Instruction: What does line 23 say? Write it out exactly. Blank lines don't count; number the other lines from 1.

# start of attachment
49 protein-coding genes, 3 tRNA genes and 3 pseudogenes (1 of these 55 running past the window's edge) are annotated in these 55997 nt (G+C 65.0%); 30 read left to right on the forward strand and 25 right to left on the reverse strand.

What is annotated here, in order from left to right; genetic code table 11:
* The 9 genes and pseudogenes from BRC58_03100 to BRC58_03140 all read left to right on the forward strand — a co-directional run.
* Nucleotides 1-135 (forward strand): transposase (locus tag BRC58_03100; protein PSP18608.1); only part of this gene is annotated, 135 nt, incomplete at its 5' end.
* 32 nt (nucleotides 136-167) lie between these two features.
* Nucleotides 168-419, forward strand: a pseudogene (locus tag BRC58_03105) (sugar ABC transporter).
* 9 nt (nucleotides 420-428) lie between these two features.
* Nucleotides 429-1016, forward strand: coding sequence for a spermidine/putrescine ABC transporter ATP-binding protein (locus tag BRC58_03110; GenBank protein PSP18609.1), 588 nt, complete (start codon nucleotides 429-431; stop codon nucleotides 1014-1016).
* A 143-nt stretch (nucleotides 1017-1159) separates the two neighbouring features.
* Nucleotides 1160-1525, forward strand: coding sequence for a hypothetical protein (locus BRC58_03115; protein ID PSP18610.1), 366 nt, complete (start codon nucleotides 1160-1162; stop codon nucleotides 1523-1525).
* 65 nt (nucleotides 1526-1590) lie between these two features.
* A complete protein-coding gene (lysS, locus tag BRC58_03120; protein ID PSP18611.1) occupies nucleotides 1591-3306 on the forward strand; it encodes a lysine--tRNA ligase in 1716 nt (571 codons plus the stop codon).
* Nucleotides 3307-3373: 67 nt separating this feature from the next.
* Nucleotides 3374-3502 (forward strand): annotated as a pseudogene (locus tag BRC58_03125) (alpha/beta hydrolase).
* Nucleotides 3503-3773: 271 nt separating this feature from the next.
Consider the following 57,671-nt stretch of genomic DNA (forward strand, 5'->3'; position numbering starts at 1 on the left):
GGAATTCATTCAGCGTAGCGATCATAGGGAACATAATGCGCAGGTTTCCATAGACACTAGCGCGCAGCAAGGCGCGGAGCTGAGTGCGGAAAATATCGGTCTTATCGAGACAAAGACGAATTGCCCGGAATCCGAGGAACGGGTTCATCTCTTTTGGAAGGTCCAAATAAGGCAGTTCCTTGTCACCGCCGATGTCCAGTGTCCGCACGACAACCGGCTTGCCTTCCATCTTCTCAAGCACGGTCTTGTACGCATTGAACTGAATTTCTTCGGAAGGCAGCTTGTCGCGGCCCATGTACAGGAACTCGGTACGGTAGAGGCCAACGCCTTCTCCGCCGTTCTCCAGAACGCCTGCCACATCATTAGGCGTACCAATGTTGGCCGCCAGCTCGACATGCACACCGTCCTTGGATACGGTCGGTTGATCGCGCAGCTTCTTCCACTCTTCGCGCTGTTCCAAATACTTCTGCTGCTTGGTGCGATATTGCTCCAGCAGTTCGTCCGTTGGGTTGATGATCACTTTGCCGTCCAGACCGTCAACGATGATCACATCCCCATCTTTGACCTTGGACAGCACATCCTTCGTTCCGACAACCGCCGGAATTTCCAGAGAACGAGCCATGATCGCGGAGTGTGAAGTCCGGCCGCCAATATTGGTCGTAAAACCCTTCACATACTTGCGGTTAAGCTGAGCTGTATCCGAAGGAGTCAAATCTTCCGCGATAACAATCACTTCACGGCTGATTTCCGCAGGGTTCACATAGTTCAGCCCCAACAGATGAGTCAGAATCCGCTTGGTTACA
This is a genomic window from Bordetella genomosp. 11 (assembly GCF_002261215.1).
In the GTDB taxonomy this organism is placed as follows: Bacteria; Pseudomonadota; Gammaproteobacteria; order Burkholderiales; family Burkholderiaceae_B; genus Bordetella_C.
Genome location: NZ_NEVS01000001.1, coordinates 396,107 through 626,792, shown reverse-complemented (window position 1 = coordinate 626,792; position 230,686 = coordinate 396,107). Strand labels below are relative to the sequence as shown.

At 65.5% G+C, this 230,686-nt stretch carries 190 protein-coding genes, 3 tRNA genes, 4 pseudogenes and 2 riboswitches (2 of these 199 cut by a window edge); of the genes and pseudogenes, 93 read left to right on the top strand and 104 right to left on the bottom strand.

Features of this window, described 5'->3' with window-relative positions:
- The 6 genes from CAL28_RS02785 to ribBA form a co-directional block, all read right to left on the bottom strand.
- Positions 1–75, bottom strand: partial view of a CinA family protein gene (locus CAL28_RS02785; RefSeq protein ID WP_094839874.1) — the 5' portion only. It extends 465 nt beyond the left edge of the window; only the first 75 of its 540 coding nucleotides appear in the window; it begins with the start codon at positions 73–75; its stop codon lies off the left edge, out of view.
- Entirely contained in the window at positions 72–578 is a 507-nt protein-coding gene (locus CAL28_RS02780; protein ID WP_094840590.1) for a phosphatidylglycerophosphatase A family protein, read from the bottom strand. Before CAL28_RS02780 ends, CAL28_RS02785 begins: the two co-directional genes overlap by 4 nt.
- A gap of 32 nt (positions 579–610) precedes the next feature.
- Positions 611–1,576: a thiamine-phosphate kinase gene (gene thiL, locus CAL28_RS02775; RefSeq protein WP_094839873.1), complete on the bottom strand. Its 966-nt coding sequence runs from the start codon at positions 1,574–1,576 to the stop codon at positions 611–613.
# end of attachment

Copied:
- The 6 genes from CAL28_RS02785 to ribBA form a co-directional block, all read right to left on the bottom strand.